I keep looking into buying a treadmill http://www.fitness-superstore.co.uk/ have some great deals, a chap at work has recently bought one for £600 on interest free credit, (£20/month) and raves about it.
BUT - I have a gym membership at PureGym that is £16.99/month for life and 15 minutes walk from my house. £600 is 3 years of gym membership at that price.
There's lots of cheap 24-hour gyms around at the moment, PureGym, EasyGym, TheGym etc... Probably a much better option
r.e. Switching off.... I was at the gym this morning doing my normal 30-minute treadmill session after a weights workout and was very "switched-off" and daydreaming about random stuff when this thread popped into my head!
That got me thinking... I've done quite a lot of boring, flat long distance running, e.g. 50k on a treadmill, a track marathon, flat-ish looped 24-hour events. I wonder if that sort of experience helps with the disassociation.
I know a lot of people would say they'd rather swallow razor blades than run on a treadmill, or do a track marathon - but maybe the diversity and experience is worth it?
Just a thought
And r.e. thinking you can't finish a race, that's actually a motivator for me! I like to push my boundaries a bit. My "feature races" take me out of my comfort zone into a place where I'm not sure if I've bitten off more than I can chew. It's almost exactly the opposite - if I go into a race "knowing" I can finish it, then complacency becomes apathy and that's a downward spiral when things get tough...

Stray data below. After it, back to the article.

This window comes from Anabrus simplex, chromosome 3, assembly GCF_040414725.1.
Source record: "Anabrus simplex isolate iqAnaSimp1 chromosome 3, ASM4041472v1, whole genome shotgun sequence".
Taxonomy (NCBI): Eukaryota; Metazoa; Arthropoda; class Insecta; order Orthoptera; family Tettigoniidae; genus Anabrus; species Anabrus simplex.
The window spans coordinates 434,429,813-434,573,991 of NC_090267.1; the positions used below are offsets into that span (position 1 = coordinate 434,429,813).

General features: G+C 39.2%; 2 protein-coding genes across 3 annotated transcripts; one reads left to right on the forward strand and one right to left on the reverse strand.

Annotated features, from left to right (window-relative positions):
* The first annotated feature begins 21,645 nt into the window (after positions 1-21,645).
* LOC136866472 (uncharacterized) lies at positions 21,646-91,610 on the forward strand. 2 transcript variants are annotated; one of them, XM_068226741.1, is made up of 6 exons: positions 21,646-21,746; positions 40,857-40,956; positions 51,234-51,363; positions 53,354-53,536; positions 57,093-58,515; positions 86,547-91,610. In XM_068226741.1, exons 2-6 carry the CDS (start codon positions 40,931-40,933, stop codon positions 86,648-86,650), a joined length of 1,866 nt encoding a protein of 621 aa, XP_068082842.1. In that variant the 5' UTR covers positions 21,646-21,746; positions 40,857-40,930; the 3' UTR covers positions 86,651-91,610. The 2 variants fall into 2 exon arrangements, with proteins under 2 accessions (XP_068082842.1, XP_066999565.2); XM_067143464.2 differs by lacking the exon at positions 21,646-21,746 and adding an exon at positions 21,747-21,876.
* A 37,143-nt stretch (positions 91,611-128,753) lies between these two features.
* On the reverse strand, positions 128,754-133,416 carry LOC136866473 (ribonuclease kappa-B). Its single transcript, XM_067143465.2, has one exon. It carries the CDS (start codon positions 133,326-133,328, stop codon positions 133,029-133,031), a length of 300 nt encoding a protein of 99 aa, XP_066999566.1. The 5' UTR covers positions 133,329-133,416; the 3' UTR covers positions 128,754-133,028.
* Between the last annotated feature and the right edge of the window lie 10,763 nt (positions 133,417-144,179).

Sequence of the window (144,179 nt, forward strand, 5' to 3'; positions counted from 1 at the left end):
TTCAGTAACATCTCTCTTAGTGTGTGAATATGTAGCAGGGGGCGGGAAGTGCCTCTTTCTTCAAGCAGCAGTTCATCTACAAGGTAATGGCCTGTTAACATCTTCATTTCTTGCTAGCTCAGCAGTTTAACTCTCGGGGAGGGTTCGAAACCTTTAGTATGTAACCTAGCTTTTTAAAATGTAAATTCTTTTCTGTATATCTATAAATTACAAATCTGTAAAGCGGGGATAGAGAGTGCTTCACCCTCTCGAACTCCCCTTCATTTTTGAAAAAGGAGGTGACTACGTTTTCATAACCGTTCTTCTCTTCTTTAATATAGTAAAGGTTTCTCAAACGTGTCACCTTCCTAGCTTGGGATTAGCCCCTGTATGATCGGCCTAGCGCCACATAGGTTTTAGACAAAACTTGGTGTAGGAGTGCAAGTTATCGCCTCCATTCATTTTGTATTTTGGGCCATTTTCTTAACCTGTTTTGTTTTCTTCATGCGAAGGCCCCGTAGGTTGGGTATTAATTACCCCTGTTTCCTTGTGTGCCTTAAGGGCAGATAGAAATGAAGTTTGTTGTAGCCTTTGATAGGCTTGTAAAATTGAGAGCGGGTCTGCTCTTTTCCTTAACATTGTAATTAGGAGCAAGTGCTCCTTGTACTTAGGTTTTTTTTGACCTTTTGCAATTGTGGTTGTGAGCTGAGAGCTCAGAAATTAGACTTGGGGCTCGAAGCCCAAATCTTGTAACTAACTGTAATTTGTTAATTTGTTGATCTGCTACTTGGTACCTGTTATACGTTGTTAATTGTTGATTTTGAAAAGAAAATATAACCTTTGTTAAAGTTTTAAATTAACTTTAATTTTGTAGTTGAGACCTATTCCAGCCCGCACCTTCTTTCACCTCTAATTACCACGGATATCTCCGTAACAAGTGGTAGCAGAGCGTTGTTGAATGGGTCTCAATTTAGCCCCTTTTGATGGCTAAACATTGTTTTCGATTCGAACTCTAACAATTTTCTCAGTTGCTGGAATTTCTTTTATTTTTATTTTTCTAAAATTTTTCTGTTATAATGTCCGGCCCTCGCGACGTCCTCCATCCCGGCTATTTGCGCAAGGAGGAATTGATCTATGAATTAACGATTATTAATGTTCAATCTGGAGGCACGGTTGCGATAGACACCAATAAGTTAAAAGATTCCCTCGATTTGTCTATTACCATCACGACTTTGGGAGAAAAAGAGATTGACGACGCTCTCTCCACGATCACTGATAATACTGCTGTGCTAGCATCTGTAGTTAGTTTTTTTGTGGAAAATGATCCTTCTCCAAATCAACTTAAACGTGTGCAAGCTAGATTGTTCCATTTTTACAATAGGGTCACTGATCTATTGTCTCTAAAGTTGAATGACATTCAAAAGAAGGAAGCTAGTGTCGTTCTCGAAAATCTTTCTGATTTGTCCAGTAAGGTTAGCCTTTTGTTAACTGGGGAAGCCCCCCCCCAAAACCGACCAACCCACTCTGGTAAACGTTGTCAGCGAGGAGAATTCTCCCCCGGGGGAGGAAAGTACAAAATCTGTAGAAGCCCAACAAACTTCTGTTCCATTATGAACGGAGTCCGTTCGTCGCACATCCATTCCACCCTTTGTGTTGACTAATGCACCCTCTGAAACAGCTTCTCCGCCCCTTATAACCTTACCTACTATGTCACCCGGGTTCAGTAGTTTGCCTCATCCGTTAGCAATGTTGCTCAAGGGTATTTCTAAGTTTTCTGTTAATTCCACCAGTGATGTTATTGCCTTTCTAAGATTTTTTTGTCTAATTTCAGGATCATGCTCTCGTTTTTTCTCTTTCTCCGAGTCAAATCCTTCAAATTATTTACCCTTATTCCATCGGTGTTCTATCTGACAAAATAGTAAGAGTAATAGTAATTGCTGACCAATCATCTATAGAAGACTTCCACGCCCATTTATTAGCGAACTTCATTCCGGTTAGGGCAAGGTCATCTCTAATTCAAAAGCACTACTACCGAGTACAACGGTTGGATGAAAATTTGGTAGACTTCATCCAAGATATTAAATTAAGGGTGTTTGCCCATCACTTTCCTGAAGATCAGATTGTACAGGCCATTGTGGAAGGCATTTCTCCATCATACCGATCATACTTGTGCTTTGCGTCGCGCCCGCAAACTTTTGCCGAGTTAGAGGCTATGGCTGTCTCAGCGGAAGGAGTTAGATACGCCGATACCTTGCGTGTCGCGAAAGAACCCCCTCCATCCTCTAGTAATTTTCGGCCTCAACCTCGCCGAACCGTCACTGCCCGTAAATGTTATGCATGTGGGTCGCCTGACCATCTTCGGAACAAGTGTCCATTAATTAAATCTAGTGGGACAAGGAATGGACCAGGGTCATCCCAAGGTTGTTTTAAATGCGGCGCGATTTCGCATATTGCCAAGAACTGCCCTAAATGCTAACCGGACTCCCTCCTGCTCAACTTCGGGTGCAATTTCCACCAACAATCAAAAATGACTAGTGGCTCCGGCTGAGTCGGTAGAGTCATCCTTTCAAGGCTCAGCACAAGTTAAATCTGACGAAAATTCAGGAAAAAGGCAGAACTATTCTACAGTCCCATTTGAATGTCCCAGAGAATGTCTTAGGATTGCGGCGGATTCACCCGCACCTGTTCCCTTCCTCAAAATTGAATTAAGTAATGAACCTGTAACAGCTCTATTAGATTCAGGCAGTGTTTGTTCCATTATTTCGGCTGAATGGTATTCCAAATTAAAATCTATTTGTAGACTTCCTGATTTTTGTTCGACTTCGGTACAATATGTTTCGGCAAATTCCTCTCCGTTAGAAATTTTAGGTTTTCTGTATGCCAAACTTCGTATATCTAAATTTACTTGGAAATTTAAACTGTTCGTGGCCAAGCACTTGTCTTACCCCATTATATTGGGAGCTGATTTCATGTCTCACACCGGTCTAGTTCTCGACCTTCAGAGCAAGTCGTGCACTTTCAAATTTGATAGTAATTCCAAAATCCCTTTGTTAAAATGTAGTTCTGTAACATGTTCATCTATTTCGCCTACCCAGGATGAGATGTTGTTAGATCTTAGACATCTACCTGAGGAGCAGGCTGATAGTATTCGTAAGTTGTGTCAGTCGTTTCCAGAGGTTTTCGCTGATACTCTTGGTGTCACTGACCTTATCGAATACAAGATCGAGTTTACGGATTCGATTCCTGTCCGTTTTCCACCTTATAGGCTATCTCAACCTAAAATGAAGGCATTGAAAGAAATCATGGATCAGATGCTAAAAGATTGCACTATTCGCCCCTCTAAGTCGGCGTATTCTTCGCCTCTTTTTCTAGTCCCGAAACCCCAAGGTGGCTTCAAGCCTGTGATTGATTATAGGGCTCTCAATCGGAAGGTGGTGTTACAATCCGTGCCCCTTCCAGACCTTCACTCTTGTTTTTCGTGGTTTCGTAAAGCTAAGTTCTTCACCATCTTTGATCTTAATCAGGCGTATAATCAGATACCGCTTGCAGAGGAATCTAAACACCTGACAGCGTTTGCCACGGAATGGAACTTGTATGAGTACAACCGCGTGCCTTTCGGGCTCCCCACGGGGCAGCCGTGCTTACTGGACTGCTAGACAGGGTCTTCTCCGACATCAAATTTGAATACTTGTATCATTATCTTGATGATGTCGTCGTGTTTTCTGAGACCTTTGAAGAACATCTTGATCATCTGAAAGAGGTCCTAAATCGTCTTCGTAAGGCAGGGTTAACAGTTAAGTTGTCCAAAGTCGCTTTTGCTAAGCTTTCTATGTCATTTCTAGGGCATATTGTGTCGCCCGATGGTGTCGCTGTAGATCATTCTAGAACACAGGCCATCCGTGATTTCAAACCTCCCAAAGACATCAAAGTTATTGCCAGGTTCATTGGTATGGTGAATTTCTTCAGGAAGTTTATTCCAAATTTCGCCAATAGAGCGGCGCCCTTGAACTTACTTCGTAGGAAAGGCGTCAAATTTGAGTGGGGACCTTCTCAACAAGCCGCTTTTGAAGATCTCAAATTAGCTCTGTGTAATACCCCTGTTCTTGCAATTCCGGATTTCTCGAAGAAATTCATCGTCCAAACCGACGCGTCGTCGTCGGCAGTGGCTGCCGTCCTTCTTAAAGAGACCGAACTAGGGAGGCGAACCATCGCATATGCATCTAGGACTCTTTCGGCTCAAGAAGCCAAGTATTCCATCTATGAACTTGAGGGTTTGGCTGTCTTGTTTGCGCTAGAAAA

I can only "switch off" on non-technical, flattish terrain. It's just about being in the moment and focusing on something other than the effort/pain and how much further you have to go. Once that happens I'll zone-out a bit and start daydreaming, generally I need a trigger to initiate this - such as counting. When it happens it's great, I think people call it "Flow" - when everything just works smoothly and efficiently.
Counting is as simple as counting on each footfall from 1 to a number and repeating, I'll never go much further than 10 before starting again. Paula Radcliffe famously uses the same technique.
Music doesn't work for me because it's not repetitive enough - a single song on loop might work, but I've never tried it.